The holiday season is here! And while visions of sugar plums are dancing in our heads, so are flashes of flight delays and long hours on the tarmac. Air travel is often a hassle, especially during the holidays, and unfortunately, adding a pet to the mix often makes it more difficult. But fear not: “The Points Guy” Brian Kelly is here with advice to help you and Fido make it to where you need to go this winter as smoothly as possible.
You know what a fox is — the sly, sneaky and stunning creature that is often spotted slinking around in the snow or through the trees of the forest. But did you know there a 22 different fox species, 12 of which are know as “true foxes”? Well, Twitter user @ColinJCarlson is here to help you out. On Nov. 12, for seemingly no reason, Colin started rating different kinds of foxes with letter grades.
Baby hippo Fiona is our queen, and nothing will change that — but we just found our itty-bitty hippo king. Meet Tony. The river hippopotamus calf was born at the San Diego Zoo in September and is already making waves — and we’re not talking about the ones created by his 100-lb. body gliding through the water. One look at his wrinkly baby face, and you can understand why this boy is now a fan-favorite at the zoo.
Muck Rack makes it simple to find people, tweets, or articles that mention any name, keyword, company, hashtag etc. We've compiled this guide to help you make the most of your search.
Selecting a term
Start searching tweets, articles from media outlets, articles mentioned in tweets, journalists'
names, titles and bios with some suggested searches:
Companies or Topics (e.g. iPhone, Microsoft)
Phrases (e.g. "cloud computing") — use quotes to keep the terms together
Twitter handles (e.g. @username) — returns those who have mentioned or replied to
Names (e.g. "David Pogue")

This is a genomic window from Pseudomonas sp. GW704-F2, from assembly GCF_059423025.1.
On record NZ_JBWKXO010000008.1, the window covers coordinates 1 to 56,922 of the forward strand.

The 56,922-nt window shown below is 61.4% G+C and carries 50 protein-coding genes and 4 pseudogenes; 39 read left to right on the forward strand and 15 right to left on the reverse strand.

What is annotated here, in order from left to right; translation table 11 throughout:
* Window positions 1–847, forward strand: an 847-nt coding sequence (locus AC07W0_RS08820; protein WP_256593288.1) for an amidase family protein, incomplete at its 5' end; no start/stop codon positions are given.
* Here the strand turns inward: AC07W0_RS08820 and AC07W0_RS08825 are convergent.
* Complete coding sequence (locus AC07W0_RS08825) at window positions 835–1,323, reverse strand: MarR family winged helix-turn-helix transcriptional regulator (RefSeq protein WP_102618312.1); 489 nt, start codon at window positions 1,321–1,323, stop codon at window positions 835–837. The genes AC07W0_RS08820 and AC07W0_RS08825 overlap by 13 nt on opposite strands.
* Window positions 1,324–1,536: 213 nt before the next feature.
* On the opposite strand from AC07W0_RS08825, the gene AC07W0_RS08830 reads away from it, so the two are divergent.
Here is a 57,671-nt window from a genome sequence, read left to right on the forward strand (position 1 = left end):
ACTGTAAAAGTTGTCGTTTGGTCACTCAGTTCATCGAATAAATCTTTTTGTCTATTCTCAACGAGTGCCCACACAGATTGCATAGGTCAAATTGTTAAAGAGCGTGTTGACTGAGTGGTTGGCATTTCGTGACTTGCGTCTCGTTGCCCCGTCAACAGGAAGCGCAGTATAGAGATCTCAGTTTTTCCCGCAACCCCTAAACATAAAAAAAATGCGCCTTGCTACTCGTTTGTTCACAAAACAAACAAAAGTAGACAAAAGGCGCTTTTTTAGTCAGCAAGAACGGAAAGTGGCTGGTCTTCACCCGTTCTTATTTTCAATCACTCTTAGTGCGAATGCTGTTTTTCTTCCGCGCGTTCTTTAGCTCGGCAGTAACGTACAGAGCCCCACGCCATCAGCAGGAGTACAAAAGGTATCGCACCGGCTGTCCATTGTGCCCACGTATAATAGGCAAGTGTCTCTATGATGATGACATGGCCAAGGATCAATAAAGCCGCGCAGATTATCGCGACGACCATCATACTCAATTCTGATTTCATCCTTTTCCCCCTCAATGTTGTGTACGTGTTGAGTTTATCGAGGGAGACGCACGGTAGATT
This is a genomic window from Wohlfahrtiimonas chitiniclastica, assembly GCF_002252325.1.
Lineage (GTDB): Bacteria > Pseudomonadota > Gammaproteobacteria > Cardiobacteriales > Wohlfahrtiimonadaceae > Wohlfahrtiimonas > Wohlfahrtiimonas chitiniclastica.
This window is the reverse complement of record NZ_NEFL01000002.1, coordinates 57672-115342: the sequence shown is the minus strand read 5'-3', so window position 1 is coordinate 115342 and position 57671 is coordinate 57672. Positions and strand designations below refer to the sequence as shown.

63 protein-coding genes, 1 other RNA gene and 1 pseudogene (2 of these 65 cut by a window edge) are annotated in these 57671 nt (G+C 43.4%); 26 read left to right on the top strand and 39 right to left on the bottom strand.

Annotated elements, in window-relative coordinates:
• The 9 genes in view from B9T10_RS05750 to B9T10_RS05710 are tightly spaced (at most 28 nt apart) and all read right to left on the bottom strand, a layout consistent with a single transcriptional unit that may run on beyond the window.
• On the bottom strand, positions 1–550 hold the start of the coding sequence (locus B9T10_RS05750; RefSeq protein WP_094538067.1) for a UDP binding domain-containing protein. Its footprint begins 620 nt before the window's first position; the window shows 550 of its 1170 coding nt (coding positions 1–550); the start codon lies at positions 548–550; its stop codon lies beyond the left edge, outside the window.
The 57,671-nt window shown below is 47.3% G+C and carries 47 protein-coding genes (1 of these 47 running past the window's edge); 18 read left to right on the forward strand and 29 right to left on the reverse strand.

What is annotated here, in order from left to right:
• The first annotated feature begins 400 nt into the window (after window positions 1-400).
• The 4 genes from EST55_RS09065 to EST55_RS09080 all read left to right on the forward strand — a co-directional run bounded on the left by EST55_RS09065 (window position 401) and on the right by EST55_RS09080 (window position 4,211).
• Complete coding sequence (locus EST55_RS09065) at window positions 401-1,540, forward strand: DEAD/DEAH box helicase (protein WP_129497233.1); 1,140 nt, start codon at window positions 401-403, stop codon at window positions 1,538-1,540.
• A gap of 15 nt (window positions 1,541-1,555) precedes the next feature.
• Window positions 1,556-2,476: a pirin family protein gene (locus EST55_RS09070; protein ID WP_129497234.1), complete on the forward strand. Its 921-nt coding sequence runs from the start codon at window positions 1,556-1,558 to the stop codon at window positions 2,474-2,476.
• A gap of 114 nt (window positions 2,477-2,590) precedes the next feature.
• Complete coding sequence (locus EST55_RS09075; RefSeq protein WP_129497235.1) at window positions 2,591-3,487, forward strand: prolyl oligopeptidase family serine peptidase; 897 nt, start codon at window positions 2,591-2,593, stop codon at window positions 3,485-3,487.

Hashtags (e.g. #sxsw, #london2012)
Bio details (e.g. vegan, Olympics, father)
Muck Rack's Advanced Search allows for many boolean operators.
Find results that mention multiple specified terms, use AND or
+. For example, ensure each result contains both Elon Musk and Mark Zuckerberg by
searching Musk AND Zuckerberg or Musk + Zuckerberg.
Use the operators OR or , to broaden your search when you'd like either of
multiple terms to appear in results. (This is the default behavior of our search when no operators
are used). For example, results will contain either cake or cookie by searching cake OR cookie or cake,cookie
Use NOT or - to subtract results from your search. For
example, searching Disney will yield results about the Walt Disney Company as well as Walt Disney
World Resort. To exclude mentions of Disney World, search for Disney -World or Disney
When using one of these operators with a phrase, enclose it in quotation marks. For example, you can
find results about smartphones excluding Apple's iPhone 4S by searching smartphone -"iPhone
Exact case matching or punctuation
If you're searching for a brand name or keyword that relies on specific punctuation marks or capitalization, you can
find results that match your exact query by adding matchcase: before the keyword you're searching for, like matchcase:E*TRADE .
Use parentheses to separate multiple
boolean phrases. For example, to find journalists talking about having fun in Disney World or
Disneyland, search for ("disney world" OR disneyland) AND fun.
An asterisk can be used to search for any variation of a root word truncated by the asterisk. For example, searching for admin* will return results for administrator, administration, administer, administered, etc.
A near operator is an AND operator where you can control the distance between the words. You can vary the distance the near operation uses by adding a forward slash and number (between 0-99) such as strawberries NEAR/10 "whipped cream", which means the strawberries must exist within 10 words of "whipped cream".